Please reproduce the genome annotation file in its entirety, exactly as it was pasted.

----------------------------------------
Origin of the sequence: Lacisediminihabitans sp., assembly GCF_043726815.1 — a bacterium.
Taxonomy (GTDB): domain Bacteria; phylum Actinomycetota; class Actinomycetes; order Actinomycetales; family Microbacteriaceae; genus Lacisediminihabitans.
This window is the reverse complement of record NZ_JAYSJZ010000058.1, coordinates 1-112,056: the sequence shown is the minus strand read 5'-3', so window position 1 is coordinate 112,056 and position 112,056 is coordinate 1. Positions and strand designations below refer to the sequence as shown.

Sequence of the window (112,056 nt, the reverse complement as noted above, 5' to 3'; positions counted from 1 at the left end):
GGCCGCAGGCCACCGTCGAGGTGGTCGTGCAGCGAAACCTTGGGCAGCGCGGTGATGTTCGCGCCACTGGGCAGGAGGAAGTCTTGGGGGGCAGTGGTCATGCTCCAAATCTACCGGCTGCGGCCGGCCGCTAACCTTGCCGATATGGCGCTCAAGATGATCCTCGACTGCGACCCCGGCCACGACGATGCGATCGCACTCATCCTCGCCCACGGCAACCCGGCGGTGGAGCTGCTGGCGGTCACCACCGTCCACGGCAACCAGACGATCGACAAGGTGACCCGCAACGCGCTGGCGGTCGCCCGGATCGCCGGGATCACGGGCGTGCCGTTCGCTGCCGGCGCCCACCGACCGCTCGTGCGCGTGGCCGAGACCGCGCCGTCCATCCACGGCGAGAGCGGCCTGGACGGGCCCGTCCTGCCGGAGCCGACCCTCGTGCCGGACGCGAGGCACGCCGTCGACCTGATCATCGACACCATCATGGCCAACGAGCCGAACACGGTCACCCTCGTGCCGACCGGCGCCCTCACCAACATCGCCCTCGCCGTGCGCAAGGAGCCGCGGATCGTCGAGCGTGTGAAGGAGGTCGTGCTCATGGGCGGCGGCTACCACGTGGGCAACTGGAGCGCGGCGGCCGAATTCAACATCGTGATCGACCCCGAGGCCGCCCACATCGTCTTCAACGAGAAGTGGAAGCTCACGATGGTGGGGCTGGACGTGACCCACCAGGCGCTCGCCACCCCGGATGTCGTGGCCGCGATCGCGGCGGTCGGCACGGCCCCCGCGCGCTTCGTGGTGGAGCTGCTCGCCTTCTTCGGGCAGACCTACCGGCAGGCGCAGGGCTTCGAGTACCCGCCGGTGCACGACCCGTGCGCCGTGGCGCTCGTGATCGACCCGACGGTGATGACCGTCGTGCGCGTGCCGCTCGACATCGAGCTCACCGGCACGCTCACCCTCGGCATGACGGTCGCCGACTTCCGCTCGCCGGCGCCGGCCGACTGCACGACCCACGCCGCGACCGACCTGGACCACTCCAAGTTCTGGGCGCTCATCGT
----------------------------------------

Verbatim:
Origin of the sequence: Lacisediminihabitans sp., assembly GCF_043726815.1 — a bacterium.
Taxonomy (GTDB): domain Bacteria; phylum Actinomycetota; class Actinomycetes; order Actinomycetales; family Microbacteriaceae; genus Lacisediminihabitans.
This window is the reverse complement of record NZ_JAYSJZ010000058.1, coordinates 1-112,056: the sequence shown is the minus strand read 5'-3', so window position 1 is coordinate 112,056 and position 112,056 is coordinate 1. Positions and strand designations below refer to the sequence as shown.

Sequence of the window (112,056 nt, the reverse complement as noted above, 5' to 3'; positions counted from 1 at the left end):
GGCCGCAGGCCACCGTCGAGGTGGTCGTGCAGCGAAACCTTGGGCAGCGCGGTGATGTTCGCGCCACTGGGCAGGAGGAAGTCTTGGGGGGCAGTGGTCATGCTCCAAATCTACCGGCTGCGGCCGGCCGCTAACCTTGCCGATATGGCGCTCAAGATGATCCTCGACTGCGACCCCGGCCACGACGATGCGATCGCACTCATCCTCGCCCACGGCAACCCGGCGGTGGAGCTGCTGGCGGTCACCACCGTCCACGGCAACCAGACGATCGACAAGGTGACCCGCAACGCGCTGGCGGTCGCCCGGATCGCCGGGATCACGGGCGTGCCGTTCGCTGCCGGCGCCCACCGACCGCTCGTGCGCGTGGCCGAGACCGCGCCGTCCATCCACGGCGAGAGCGGCCTGGACGGGCCCGTCCTGCCGGAGCCGACCCTCGTGCCGGACGCGAGGCACGCCGTCGACCTGATCATCGACACCATCATGGCCAACGAGCCGAACACGGTCACCCTCGTGCCGACCGGCGCCCTCACCAACATCGCCCTCGCCGTGCGCAAGGAGCCGCGGATCGTCGAGCGTGTGAAGGAGGTCGTGCTCATGGGCGGCGGCTACCACGTGGGCAACTGGAGCGCGGCGGCCGAATTCAACATCGTGATCGACCCCGAGGCCGCCCACATCGTCTTCAACGAGAAGTGGAAGCTCACGATGGTGGGGCTGGACGTGACCCACCAGGCGCTCGCCACCCCGGATGTCGTGGCCGCGATCGCGGCGGTCGGCACGGCCCCCGCGCGCTTCGTGGTGGAGCTGCTCGCCTTCTTCGGGCAGACCTACCGGCAGGCGCAGGGCTTCGAGTACCCGCCGGTGCACGACCCGTGCGCCGTGGCGCTCGTGATCGACCCGACGGTGATGACCGTCGTGCGCGTGCCGCTCGACATCGAGCTCACCGGCACGCTCACCCTCGGCATGACGGTCGCCGACTTCCGCTCGCCGGCGCCGGCCGACTGCACGACCCACGCCGCGACCGACCTGGACCACTCCAAGTTCTGGGCGCTCATCGT